Thanksgiving is one of the most awaited festivals observed throughout the world. New York City hosts its annual parade- called the Macy’s Thanksgiving Day Parade among the several countries that make it a point to follow the traditions. What started in 1924 is still practiced today, and with much pomp and fervor.
This is the second-oldest Thanksgiving parade in the US after the one held in Detroit (both came four years after the Philadelphia edition). If you’ve been near Macy’s Heard Square, then you might have seen this one held just outside, between 9 am to 12 pm. While these are known facts to you, read on for facts you didn’t know about this special parade.
It might be just another occasion for the holiday and the fun factor that comes along for the world. However, for Macy’s, it marks the expansion of their store in 1924. It became a company that is now ‘The World’s Largest Store’! This Manhattan-based store. The store spread across 1 million square feet and spanned a huge block around 34th Street. So the extent is from Broadway to Seventh Avenue.
Marking The Beginning Of Christmas
You might love watching this parade out of ritual and revelry, but did you know that the parade’s initial name was Macy’s Christmas Parade? The march that went through Manhattan featured exotic scenes- with live animals and floats that seamlessly coordinated with the special nursery rhyme theme that Macy’s Christmas window displayed for all. For example, ‘The Old Woman who Lived in a Shoe,’ ‘Little Miss Muffet,” Little Red Riding Hood,’ and more.
A Group Protested Against It
Just two years after the parade’s launch, the Allied Patriotic Societies had their angst upon it. They called in to cancel this because most churchgoers would be prevented from participating in the holy Thanksgiving Day worship and related rituals.
After that, the parade was allowed. Percy Strauss, an associate to Macy, offered a logical explanation of how people would still find time to attend the church after watching and participating in the parade.
Massive Floats Are Assembled At The Site
It would not have been possible to fly the giant floats of the parade across Hudson River towards Manhattan from the parade studio. For this reason, parts of the finished floats are packed in boxes measuring 12 feet by 8 feet. Then, they ship it via the Lincoln Tunnel towards the staging location of the parade. Finally, the reassembling happens at the site.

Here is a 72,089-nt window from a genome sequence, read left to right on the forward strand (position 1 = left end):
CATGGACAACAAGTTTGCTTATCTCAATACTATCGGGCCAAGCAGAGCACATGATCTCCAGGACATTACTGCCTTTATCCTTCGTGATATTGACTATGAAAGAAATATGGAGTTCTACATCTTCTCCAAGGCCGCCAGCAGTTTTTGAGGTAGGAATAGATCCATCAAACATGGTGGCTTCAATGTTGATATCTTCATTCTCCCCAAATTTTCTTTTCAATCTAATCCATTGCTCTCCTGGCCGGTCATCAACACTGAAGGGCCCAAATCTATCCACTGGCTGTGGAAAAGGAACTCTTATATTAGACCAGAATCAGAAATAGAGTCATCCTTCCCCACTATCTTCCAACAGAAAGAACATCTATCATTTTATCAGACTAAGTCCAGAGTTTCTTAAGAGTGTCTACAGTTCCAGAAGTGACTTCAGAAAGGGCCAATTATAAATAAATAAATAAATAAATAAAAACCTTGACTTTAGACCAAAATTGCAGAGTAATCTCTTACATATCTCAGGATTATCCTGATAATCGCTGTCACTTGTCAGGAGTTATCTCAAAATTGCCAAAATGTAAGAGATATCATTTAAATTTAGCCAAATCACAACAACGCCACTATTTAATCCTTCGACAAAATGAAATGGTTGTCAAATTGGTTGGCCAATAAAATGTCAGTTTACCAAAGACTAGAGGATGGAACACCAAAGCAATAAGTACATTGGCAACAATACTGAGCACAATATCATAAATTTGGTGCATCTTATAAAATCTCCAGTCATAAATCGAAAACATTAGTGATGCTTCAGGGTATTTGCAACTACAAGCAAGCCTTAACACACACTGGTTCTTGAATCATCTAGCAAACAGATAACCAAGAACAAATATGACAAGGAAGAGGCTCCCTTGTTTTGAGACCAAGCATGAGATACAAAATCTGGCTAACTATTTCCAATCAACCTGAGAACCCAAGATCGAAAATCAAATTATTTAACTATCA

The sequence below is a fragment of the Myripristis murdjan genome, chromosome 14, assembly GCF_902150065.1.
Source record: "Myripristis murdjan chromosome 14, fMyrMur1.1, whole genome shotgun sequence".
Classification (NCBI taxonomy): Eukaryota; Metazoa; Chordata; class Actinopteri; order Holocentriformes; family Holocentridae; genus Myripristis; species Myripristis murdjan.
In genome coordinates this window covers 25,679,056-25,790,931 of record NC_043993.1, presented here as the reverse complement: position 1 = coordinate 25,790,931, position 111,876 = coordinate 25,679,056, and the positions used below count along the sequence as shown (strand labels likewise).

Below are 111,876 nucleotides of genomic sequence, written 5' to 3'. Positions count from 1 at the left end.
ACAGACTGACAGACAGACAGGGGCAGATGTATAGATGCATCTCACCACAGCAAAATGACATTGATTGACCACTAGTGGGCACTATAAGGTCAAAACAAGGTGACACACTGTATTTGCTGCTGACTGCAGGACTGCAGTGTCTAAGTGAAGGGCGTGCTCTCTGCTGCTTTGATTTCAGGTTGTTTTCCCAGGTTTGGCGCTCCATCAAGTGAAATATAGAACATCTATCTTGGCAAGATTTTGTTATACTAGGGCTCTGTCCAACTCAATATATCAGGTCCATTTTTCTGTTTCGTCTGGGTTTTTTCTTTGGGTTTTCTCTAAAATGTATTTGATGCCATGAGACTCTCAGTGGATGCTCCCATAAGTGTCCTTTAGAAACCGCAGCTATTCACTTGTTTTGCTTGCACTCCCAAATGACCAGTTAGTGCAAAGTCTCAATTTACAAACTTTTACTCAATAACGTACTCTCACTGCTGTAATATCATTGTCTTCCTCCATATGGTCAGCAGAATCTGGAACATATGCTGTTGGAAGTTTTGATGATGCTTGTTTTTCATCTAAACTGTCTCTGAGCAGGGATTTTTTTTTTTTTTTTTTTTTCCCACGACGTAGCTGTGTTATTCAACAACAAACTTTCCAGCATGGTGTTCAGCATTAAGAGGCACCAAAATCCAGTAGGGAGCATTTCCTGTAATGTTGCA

For those who didn’t know, there was a talented group of balloon makers termed ‘The Balloonatics’ who religiously make these very artistic creations, the floats. Alongside, there are balloons and other props that form a pivotal part of the parade. Since 1969, this practice has been prevalent, and there has been no change to date. The artists work at the studio in New Jersey.
Wingman Who Kept Waiting
Amazing as it may sound, but there‘s a huge balloon that has not gone down since 1971! Though gusting winds have often caused balloons to clash with lampposts and even injured passersby- the strength with which they are fixed deserves mention.
Almost every balloon has a team of handlers who walk beneath and a pilot who walks before. The pilot keeps a check on the wind and can even issue orders to handlers to control these balloons, and if required, deflate too. After all, no one likes the idea of causing hazards to parade-goers.
Felix The Cat Came First
In the early years, a specific balloon-filed float called ‘The Ballonataics’ made its entry in the parade. Inspired by that, these balloons then replaced lay animals in the show since 1927. Felix the Cat was the first balloon attraction based on a famous cartoon character and flown above city streets.
And you thought it’s easy to catch a mouse! You would never know how powerful Mickey would be if you didn’t catch up with the 40-by-23-feet balloon of Mickey Mouse that 25 handlers managed. This structure made its first appearance at the Macy’s parade in 1934.
Macy’s Thanksgiving Day has a different place in most parade attendees’ hearts. And we understand why it is so. We can say that you have to visit it to understand how surreal the parade feels!